LONDON -- The two young volunteers from London had been briefed on how to dress respectfully. They had been warned not to wear anything provocative while teaching on the island of Zanzibar during the month of Ramadan.
So when the volunteers, Kirstie Trup and Katie Gee, both 18, strolled into Stone Town to get dinner last Wednesday, those who know them said they covered up despite the heat. The two men who rode up behind them on a moped gave no reason for targeting them -- the men stopped, smiled and then doused the young women in acid, severely burning their faces, chests and hands, before speeding away.
Ms. Trup has been temporarily discharged from the West London hospital that has been treating the teenagers since their return to Britain on Friday, but she will return for a skin graft on Thursday, her mother, Rochelle, said. Ms. Gee remained in the burn unit of the Chelsea and Westminster Hospital. "Thank you for all your support," she wrote on Twitter, in the first public comment from the women.
No suspects had been arrested by Tuesday afternoon, and the motive for the attack remained a mystery, Musa Ali Musa, Zanzibar's regional police commissioner, said in a telephone interview. But the ordeal raised questions about religious tension that has bubbled up in unexpected pockets of East Africa, and about whether acid attacks -- a particularly nasty type of assault that can leave victims disfigured for life -- may be spreading to places where there is no history of them.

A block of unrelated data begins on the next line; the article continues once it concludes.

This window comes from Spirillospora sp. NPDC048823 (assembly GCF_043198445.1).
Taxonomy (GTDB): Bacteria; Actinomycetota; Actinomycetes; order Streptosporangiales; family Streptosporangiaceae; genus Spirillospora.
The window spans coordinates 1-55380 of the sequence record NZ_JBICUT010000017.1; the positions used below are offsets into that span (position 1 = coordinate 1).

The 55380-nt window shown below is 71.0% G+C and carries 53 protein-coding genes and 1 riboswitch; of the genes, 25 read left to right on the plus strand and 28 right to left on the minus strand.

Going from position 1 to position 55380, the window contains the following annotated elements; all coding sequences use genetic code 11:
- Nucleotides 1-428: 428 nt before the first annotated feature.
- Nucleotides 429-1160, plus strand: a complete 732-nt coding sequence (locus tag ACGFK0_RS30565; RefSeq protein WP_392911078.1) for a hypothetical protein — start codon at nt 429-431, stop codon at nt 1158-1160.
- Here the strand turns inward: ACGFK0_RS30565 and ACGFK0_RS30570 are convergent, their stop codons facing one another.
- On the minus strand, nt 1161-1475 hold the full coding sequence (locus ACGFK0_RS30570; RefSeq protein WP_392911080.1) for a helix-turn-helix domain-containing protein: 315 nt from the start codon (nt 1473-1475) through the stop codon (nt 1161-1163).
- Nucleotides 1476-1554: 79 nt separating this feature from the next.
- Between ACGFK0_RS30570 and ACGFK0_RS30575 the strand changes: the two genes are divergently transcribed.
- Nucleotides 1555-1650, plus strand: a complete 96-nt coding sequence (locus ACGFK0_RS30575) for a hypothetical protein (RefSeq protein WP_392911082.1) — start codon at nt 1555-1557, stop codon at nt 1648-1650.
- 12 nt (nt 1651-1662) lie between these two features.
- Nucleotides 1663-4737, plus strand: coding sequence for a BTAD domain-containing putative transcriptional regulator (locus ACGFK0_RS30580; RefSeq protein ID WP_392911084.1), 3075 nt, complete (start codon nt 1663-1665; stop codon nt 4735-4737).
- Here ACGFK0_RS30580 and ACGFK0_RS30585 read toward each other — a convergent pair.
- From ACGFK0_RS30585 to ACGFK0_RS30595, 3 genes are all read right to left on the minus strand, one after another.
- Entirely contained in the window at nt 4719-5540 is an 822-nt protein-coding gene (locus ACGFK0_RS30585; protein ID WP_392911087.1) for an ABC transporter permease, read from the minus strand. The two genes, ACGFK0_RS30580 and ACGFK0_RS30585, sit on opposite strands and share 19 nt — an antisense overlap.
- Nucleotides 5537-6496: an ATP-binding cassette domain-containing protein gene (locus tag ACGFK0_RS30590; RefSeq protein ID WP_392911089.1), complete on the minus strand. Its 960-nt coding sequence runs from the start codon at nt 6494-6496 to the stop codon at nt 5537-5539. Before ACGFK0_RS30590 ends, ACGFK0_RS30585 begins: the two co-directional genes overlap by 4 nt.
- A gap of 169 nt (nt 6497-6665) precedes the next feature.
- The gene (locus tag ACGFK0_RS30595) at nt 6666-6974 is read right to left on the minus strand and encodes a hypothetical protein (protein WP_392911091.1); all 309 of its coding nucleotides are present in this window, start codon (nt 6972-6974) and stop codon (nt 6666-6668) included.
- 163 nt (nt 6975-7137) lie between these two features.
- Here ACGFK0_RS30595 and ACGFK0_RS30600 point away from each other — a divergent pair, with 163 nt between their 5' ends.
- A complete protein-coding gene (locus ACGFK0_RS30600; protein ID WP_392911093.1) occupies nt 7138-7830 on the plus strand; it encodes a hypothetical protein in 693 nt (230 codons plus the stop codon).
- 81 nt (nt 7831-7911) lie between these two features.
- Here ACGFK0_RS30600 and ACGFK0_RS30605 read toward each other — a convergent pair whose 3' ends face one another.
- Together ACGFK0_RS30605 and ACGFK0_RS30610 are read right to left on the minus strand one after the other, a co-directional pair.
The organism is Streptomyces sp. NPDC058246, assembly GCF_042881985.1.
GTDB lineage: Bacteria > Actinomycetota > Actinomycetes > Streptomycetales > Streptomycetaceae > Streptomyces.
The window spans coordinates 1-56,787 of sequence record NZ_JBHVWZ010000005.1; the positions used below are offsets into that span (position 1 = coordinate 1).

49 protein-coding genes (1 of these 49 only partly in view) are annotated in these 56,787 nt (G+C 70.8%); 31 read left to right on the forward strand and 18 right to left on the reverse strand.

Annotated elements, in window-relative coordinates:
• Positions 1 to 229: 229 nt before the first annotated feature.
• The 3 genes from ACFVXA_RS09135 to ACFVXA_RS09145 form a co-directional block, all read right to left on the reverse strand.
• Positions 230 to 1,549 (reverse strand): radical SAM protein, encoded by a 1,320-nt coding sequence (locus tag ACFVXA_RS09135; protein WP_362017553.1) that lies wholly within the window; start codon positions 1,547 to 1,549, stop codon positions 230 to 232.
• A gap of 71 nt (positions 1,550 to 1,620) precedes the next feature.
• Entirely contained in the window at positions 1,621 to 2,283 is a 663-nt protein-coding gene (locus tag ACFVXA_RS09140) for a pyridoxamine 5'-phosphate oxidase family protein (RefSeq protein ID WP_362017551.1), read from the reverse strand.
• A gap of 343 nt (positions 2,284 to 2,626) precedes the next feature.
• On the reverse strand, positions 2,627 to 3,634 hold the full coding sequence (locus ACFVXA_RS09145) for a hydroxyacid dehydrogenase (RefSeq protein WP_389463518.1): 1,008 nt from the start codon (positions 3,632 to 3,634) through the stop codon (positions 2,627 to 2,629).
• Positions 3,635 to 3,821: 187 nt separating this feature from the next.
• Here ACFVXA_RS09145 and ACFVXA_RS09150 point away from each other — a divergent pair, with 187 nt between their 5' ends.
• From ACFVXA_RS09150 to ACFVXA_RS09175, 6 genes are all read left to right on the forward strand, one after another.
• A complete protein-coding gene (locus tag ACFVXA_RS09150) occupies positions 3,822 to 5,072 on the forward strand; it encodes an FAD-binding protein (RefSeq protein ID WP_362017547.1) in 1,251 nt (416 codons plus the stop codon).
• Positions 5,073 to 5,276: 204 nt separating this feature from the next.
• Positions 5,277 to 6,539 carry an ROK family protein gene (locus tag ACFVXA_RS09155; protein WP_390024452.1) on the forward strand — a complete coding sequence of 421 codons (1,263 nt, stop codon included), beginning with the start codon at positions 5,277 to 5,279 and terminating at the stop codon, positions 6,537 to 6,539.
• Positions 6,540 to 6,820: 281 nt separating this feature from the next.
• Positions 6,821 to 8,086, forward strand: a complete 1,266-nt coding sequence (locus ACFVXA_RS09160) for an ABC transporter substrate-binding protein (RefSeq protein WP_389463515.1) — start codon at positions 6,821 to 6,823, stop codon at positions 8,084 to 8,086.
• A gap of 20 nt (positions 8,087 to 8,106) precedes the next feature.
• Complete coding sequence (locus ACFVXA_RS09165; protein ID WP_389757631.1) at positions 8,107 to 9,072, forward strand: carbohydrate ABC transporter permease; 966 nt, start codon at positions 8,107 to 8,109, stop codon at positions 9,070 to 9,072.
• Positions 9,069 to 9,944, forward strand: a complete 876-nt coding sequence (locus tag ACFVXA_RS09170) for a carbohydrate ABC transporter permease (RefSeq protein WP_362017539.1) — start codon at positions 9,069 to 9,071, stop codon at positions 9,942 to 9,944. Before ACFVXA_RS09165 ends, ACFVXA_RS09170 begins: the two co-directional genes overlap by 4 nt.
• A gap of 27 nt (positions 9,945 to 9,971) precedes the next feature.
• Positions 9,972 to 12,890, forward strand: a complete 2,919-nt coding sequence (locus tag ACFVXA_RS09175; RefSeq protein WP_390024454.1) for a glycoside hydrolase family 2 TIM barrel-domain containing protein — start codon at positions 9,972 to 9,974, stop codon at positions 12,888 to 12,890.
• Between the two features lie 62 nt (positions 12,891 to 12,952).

According to one account, a friend said Ms. Trup had been singled out on the island once before. A local woman went up to her angrily and struck her in the face, telling her not to sing in public during the Muslim fast, the friend, Oli Cohen, told The Daily Telegraph.
"They were both extremely shaken up by it," Mr. Cohen was quoted as saying.
The acid attack appears to be the first such assault on a Western tourist or aid worker, said Jaf Shah, the executive director of Acid Survivors Trust International. It was certainly the first such attack on foreigners in Zanzibar, a popular tourist destination about 20 miles off the coast of mainland Tanzania.
With about 200,000 tourists flocking to the island every year, residents are used to seeing Westerners on their beaches. But in remote parts of the island, signs ask visitors to dress modestly.
On the day of the attack, Ms. Trup and Ms. Gee wore long pants and T-shirts, so their shoulders were covered, said Maria Hannis, who spoke to them shortly before they set off to town that day. Ms. Hannis, a team leader at the charity Art in Tanzania, which organized the teenagers' placement as teachers at the St. Monica Catholic nursery school, said they had been "sensible and sensitive."
Ms. Trup's father, Marc, said the two young women had also been careful not to wear anything that might have revealed that they were Jewish.
"We know it's a Muslim country," he told The Times of London. "They were Western girls. Unfortunately, they went out during the month of Ramadan."